WASHINGTON — President Donald Trump moved to ban bump stocks Saturday as his Department of Justice sent a proposed regulation to define the devices as machine guns under the National Firearms Act and Gun Control Act.
The devices were used to accelerate the rate of fire in the Oct. 1 Las Vegas mass shooting that left 58 people dead and injured more than 700 others.
“President Trump is absolutely committed to ensuring the safety and security of every American, and he has directed us to propose a regulation addressing bump stocks,” Attorney General Jeff Sessions said in a statement. “To that end, the Department of Justice has submitted to the Office of Management and Budget a notice of a proposed regulation to clarify that the National Firearms and Gun Control Act defines ‘machine gun’ to include bump stock-type devices.”
Sen. Dean Heller, R-Nev., applauded the move.
“Immediately following the horrific tragedy in Las Vegas last October, I had the opportunity to speak with the President about bump stock devices, and I urged the Department of Justice to review the Obama-era ruling that permitted the sale of them,” Heller said in a statement. “While it is impossible to eradicate pure evil from this world, the Administration’s move to ban bump stocks is a positive step toward making our communities in Nevada and around this country safer.”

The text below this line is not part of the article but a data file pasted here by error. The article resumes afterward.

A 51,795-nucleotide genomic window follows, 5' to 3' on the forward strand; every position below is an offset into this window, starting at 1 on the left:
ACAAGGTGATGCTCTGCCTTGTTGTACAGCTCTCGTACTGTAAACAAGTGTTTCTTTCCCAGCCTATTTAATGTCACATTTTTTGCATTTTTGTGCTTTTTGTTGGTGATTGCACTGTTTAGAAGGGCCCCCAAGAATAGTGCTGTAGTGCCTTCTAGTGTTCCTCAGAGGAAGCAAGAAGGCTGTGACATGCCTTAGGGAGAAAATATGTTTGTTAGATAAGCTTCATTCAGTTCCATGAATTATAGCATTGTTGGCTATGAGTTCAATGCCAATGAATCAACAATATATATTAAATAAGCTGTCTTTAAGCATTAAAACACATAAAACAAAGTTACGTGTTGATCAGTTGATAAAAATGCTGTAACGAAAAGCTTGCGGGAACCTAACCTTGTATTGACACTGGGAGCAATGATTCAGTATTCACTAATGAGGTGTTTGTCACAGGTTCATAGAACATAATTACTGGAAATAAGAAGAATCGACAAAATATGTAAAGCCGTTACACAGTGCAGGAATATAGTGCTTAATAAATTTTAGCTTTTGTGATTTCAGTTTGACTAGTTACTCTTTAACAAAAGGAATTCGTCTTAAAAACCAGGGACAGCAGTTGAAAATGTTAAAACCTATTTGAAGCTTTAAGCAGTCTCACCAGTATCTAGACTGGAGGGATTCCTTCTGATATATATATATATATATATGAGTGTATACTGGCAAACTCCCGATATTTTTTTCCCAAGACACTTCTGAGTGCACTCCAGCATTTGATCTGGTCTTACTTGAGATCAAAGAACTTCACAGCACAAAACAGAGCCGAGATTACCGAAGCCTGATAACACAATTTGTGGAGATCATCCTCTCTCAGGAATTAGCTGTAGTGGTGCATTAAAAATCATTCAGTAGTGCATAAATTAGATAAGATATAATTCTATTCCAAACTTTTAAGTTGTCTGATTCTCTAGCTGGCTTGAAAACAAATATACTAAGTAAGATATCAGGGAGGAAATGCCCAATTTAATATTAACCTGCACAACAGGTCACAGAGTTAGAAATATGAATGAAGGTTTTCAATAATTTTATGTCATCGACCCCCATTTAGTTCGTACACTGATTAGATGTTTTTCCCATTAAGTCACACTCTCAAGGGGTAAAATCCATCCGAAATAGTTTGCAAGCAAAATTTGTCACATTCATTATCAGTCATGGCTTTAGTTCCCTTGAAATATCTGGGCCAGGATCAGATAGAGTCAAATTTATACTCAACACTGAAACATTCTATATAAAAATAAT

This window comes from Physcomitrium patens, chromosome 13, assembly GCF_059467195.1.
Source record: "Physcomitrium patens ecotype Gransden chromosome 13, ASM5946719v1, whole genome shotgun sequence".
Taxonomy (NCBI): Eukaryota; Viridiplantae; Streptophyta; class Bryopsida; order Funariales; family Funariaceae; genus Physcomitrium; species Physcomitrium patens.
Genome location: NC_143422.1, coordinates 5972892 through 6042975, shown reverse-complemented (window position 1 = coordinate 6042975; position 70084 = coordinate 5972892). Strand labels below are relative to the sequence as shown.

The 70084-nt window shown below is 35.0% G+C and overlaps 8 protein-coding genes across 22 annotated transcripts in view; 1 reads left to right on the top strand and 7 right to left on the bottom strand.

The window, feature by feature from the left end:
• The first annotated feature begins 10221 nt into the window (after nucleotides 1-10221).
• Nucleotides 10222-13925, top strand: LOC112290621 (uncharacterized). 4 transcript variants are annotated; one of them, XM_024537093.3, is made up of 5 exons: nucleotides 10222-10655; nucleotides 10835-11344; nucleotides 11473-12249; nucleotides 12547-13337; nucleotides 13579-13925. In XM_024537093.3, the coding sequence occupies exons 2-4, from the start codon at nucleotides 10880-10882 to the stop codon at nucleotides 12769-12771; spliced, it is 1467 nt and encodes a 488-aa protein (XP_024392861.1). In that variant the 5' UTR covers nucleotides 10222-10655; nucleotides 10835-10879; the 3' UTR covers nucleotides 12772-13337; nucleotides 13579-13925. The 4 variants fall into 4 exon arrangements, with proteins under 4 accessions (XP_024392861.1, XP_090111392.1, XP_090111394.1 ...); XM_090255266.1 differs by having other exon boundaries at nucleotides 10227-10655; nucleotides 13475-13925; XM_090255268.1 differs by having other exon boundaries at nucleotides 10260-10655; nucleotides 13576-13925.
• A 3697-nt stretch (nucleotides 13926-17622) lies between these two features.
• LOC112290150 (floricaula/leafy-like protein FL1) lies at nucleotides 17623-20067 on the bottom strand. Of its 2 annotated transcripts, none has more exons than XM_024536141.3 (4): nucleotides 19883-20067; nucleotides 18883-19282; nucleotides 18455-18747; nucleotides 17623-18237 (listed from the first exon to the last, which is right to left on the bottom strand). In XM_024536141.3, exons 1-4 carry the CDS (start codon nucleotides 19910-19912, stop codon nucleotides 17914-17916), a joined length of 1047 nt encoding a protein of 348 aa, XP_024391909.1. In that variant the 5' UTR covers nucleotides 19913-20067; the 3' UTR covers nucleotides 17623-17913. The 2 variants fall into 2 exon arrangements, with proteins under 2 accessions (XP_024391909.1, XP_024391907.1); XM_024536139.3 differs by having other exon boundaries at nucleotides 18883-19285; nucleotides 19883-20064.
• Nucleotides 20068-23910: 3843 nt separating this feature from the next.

Rep. Jacky Rosen, D-Nev., said she welcomed the Administration’s decision to have the Department of Justice “make this long overdue change on bump stocks.”
“Congress should follow suit by passing a statutory ban on bump stocks so that these dangerous devices never come back into use,” Rosen, who is running for Heller’s Senate seat, said in a statement. “It’s time for Congress to finally treat gun violence like an urgent public health crisis and take meaningful action on other common-sense solutions. I’m fully committed to continuing my work across the aisle to reduce this horrific gun violence once and for all.”
In 2010, the Bureau of Alcohol, Tobacco, Firearms and Explosives ruled that federal gun law did not grant it the authority to ban bump stocks. Thus it is not entirely clear, if the devices can be banned administratively without an explicit change in gun law.
Sen. Dianne Feinstein, D-Calif., a strong advocate for gun control, challenged the move. “The only way to guarantee bump stocks are banned is to pass a law,” she noted on Twitter. “If Republicans truly wanted to get these dangerous devices off the streets, they would support our legislation.”
In October, UCLA law professor Adam Winkler told the Las Vegas Review-Journal that manufacturers would have a strong case against new regulations. They could go to court and demand that the bureau follow federal gun laws and not ban bump stock sales.
George Washington University law professor Jonathan Turley also saw “a strong argument” that only a law passed by Congress and signed by the president can ban bump stocks.
Kurt Schlichter, who frequently appears on NRATV, agreed with Feinstein that Congress should settle the issue.
“No matter what you think of these novelty devices, using regulations to do what is appropriately the province of our elected representatives to do is a bad idea,” he responded. “Congress, which is accountable to voters, is where this issue should be debated and determined.”